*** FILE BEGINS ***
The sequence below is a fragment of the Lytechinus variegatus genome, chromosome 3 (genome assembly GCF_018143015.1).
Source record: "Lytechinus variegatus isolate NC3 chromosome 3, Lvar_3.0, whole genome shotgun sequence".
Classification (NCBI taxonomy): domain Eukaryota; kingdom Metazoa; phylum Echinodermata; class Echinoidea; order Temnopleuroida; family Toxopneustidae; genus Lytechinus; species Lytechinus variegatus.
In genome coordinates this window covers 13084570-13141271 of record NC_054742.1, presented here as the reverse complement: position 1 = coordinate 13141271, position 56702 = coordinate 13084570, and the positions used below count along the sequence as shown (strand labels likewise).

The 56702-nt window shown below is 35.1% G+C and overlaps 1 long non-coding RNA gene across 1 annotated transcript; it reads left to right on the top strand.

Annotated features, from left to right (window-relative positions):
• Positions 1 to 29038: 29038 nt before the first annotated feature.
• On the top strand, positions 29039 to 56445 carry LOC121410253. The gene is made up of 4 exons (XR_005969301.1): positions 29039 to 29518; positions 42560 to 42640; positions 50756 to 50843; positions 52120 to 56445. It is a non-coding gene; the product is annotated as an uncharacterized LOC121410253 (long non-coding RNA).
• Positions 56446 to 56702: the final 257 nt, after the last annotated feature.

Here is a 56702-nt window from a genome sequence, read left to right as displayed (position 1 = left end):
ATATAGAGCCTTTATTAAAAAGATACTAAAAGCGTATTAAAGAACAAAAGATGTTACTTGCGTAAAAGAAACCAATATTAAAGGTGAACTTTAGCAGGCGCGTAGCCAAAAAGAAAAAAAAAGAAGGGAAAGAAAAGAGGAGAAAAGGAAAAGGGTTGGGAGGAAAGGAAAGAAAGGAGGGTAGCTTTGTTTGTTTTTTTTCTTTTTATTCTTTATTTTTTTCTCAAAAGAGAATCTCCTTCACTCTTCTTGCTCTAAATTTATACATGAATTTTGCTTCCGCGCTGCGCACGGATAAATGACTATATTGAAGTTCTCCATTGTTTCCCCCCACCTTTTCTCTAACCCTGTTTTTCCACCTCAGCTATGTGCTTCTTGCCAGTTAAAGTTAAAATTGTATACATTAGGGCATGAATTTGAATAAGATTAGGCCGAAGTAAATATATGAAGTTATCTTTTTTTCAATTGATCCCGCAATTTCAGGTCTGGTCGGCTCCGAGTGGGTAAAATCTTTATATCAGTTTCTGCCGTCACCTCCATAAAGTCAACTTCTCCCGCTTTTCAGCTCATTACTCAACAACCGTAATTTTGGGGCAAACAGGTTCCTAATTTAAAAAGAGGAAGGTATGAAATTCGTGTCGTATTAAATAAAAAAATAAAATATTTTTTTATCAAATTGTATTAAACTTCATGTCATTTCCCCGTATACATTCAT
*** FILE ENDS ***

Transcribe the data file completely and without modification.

The sequence below is a fragment of the Lytechinus variegatus genome, chromosome 3 (genome assembly GCF_018143015.1).
Source record: "Lytechinus variegatus isolate NC3 chromosome 3, Lvar_3.0, whole genome shotgun sequence".
Classification (NCBI taxonomy): domain Eukaryota; kingdom Metazoa; phylum Echinodermata; class Echinoidea; order Temnopleuroida; family Toxopneustidae; genus Lytechinus; species Lytechinus variegatus.
In genome coordinates this window covers 13084570-13141271 of record NC_054742.1, presented here as the reverse complement: position 1 = coordinate 13141271, position 56702 = coordinate 13084570, and the positions used below count along the sequence as shown (strand labels likewise).

The 56702-nt window shown below is 35.1% G+C and overlaps 1 long non-coding RNA gene across 1 annotated transcript; it reads left to right on the top strand.

Annotated features, from left to right (window-relative positions):
• Positions 1 to 29038: 29038 nt before the first annotated feature.
• On the top strand, positions 29039 to 56445 carry LOC121410253. The gene is made up of 4 exons (XR_005969301.1): positions 29039 to 29518; positions 42560 to 42640; positions 50756 to 50843; positions 52120 to 56445. It is a non-coding gene; the product is annotated as an uncharacterized LOC121410253 (long non-coding RNA).
• Positions 56446 to 56702: the final 257 nt, after the last annotated feature.

Here is a 56702-nt window from a genome sequence, read left to right as displayed (position 1 = left end):
ATATAGAGCCTTTATTAAAAAGATACTAAAAGCGTATTAAAGAACAAAAGATGTTACTTGCGTAAAAGAAACCAATATTAAAGGTGAACTTTAGCAGGCGCGTAGCCAAAAAGAAAAAAAAAGAAGGGAAAGAAAAGAGGAGAAAAGGAAAAGGGTTGGGAGGAAAGGAAAGAAAGGAGGGTAGCTTTGTTTGTTTTTTTTCTTTTTATTCTTTATTTTTTTCTCAAAAGAGAATCTCCTTCACTCTTCTTGCTCTAAATTTATACATGAATTTTGCTTCCGCGCTGCGCACGGATAAATGACTATATTGAAGTTCTCCATTGTTTCCCCCCACCTTTTCTCTAACCCTGTTTTTCCACCTCAGCTATGTGCTTCTTGCCAGTTAAAGTTAAAATTGTATACATTAGGGCATGAATTTGAATAAGATTAGGCCGAAGTAAATATATGAAGTTATCTTTTTTTCAATTGATCCCGCAATTTCAGGTCTGGTCGGCTCCGAGTGGGTAAAATCTTTATATCAGTTTCTGCCGTCACCTCCATAAAGTCAACTTCTCCCGCTTTTCAGCTCATTACTCAACAACCGTAATTTTGGGGCAAACAGGTTCCTAATTTAAAAAGAGGAAGGTATGAAATTCGTGTCGTATTAAATAAAAAAATAAAATATTTTTTTATCAAATTGTATTAAACTTCATGTCATTTCCCCGTATACATTCAT